- The plastic packaging waste, which is not covered under the phase out of identified single use plastic items, shall be collected and managed in an environmentally sustainable way through the Extended Producer Responsibility of the Producer, importer and Brand owner (PIBO), as per Plastic Waste Management Rules, 2016 and EPR has been given legal force through Plastic Waste Management Amendment Rules, 2021.
- The rules constitute a Special Task Force for elimination of single use plastics and effective implementation of Plastic Waste Management Rules, 2016.
- A National Level Taskforce had also been constituted for taking coordinated efforts to eliminate identified single use plastic items and effective implementation of Plastic Waste Management Rules, 2016.
- The State /UT Governments and concerned Central Ministries/Departments have also been requested to develop a comprehensive action plan for elimination of single use plastics and effective implementation of Plastic Waste Management Rules, 2016, and its implementation in a time bound manner.
- The Government has also been taking measures for awareness generation towards elimination of single use plastics and effective implementation of Plastic Waste Management Rules, 2016. Eg: Awareness Campaigns of Single Use Plastic, Essay writing competitions, India Plastic Challenge Hackathons, etc.
- The All India Plastic Manufacturers Association has said that the ban would shutter 88,000 units in the plastic manufacturing business. These employ close to a million people and contribute to exports worth ₹25,000 crore.
- Fast Moving Consumer Goods companies (FMCG) would be severely affected by the ban due to their dependence on plastic straws, plates. Their replacements, industry representatives say, are available but cost much more than their plastic alternatives which may be unaffordable in most cases. This is primarily due to the scale at which the alternative market currently operates. There is also limited capacity in India to provide biodegradable replacements.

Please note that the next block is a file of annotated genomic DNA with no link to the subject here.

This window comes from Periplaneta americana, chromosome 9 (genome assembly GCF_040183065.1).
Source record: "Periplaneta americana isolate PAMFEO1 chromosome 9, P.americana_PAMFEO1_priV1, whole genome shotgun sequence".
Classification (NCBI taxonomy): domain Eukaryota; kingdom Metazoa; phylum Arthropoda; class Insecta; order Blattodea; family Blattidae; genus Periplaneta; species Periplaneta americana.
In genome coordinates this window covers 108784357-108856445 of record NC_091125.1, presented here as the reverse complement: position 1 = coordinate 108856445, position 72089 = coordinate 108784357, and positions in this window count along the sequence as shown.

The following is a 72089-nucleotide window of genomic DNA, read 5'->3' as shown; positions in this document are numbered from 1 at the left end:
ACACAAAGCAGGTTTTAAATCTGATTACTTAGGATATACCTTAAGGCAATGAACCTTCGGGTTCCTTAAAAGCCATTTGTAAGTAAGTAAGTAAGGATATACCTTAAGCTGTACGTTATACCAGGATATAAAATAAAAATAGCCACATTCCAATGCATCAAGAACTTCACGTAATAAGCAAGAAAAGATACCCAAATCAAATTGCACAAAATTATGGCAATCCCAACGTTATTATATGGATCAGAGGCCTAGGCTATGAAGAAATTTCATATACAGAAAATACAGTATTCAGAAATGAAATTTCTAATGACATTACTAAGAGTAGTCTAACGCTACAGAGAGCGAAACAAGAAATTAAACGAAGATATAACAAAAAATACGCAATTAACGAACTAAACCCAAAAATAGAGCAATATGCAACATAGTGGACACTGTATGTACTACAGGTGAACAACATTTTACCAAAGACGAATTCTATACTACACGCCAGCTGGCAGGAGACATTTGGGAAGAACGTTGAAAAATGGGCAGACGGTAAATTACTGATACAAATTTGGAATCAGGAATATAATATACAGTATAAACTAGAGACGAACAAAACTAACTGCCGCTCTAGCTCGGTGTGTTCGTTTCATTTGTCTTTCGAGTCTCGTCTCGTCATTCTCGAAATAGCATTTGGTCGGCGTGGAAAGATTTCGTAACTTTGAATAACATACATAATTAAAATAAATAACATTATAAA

- The alternative market needs to be offered support through government initiatives to make their reach wider.
- Making India plastic-pollution free is not going to be easy and the responsibility is not limited to one stakeholder — the plastic industry or governments, for instance. All the stakeholders involved from the production of raw materials, plastic manufacturers, giant FMCG companies, national, state and local government along with the consumers have their parts to play to make the ban a success.
- The plastic industry, manufacturers and FMCG companies should consider coming up with design changes in their product packaging to eliminate the necessity of ancillary plastics like straws. This will be possible when the companies come together and pool their resources to find an optimal design that not only promotes profit but also cares for people and the planet.
- The national and state governments have a long road ahead of them to ensure enforcement of the notified ban. This is going to be a work in progress, wherein the state pollution control boards and pollution control committees will need to get down on the ground for inspection of facilities, known to be hubs for plastic manufacturing to stop the production of the banned plastic items right at the source.
- Consumers have a larger role to play, which ranges from refusing the use of plastic carry bags irrespective the thickness, consuming consciously and segregating the solid waste generated in the households. This will ensure plastic waste can be diverted away from dumpsites to treatment facilities, where it can be recycled and given a second life.